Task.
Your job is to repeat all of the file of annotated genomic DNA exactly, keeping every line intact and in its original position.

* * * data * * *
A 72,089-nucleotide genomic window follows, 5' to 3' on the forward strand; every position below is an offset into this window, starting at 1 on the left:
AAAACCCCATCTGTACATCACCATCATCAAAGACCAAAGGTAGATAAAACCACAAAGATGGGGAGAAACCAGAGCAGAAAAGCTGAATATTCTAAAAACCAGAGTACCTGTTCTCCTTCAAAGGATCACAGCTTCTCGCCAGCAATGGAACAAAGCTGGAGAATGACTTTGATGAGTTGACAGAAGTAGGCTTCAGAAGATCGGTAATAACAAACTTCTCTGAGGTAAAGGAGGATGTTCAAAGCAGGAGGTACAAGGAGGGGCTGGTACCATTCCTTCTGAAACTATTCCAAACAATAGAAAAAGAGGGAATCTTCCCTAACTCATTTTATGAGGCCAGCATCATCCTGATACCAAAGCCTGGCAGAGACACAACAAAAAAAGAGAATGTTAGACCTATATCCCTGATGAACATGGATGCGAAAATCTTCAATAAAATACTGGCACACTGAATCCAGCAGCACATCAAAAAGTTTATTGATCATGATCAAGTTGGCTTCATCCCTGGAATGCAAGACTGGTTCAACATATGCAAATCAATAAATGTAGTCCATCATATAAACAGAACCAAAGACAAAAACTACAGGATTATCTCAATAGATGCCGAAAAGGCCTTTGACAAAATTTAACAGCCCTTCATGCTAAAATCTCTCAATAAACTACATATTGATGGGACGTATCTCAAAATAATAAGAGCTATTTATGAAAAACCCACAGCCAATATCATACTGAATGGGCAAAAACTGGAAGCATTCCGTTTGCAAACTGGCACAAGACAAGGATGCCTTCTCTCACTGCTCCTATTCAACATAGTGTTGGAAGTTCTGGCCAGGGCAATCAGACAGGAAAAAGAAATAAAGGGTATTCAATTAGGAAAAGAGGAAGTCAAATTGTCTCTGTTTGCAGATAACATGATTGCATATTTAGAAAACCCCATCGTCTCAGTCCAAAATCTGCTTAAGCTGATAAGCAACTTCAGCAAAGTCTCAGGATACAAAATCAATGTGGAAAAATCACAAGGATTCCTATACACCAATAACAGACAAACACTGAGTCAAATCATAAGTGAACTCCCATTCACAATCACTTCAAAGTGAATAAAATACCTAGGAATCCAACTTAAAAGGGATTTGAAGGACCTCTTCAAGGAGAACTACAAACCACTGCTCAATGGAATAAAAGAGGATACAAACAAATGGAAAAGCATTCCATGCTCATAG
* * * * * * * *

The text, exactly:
A 72,089-nucleotide genomic window follows, 5' to 3' on the forward strand; every position below is an offset into this window, starting at 1 on the left:
AAAACCCCATCTGTACATCACCATCATCAAAGACCAAAGGTAGATAAAACCACAAAGATGGGGAGAAACCAGAGCAGAAAAGCTGAATATTCTAAAAACCAGAGTACCTGTTCTCCTTCAAAGGATCACAGCTTCTCGCCAGCAATGGAACAAAGCTGGAGAATGACTTTGATGAGTTGACAGAAGTAGGCTTCAGAAGATCGGTAATAACAAACTTCTCTGAGGTAAAGGAGGATGTTCAAAGCAGGAGGTACAAGGAGGGGCTGGTACCATTCCTTCTGAAACTATTCCAAACAATAGAAAAAGAGGGAATCTTCCCTAACTCATTTTATGAGGCCAGCATCATCCTGATACCAAAGCCTGGCAGAGACACAACAAAAAAAGAGAATGTTAGACCTATATCCCTGATGAACATGGATGCGAAAATCTTCAATAAAATACTGGCACACTGAATCCAGCAGCACATCAAAAAGTTTATTGATCATGATCAAGTTGGCTTCATCCCTGGAATGCAAGACTGGTTCAACATATGCAAATCAATAAATGTAGTCCATCATATAAACAGAACCAAAGACAAAAACTACAGGATTATCTCAATAGATGCCGAAAAGGCCTTTGACAAAATTTAACAGCCCTTCATGCTAAAATCTCTCAATAAACTACATATTGATGGGACGTATCTCAAAATAATAAGAGCTATTTATGAAAAACCCACAGCCAATATCATACTGAATGGGCAAAAACTGGAAGCATTCCGTTTGCAAACTGGCACAAGACAAGGATGCCTTCTCTCACTGCTCCTATTCAACATAGTGTTGGAAGTTCTGGCCAGGGCAATCAGACAGGAAAAAGAAATAAAGGGTATTCAATTAGGAAAAGAGGAAGTCAAATTGTCTCTGTTTGCAGATAACATGATTGCATATTTAGAAAACCCCATCGTCTCAGTCCAAAATCTGCTTAAGCTGATAAGCAACTTCAGCAAAGTCTCAGGATACAAAATCAATGTGGAAAAATCACAAGGATTCCTATACACCAATAACAGACAAACACTGAGTCAAATCATAAGTGAACTCCCATTCACAATCACTTCAAAGTGAATAAAATACCTAGGAATCCAACTTAAAAGGGATTTGAAGGACCTCTTCAAGGAGAACTACAAACCACTGCTCAATGGAATAAAAGAGGATACAAACAAATGGAAAAGCATTCCATGCTCATAG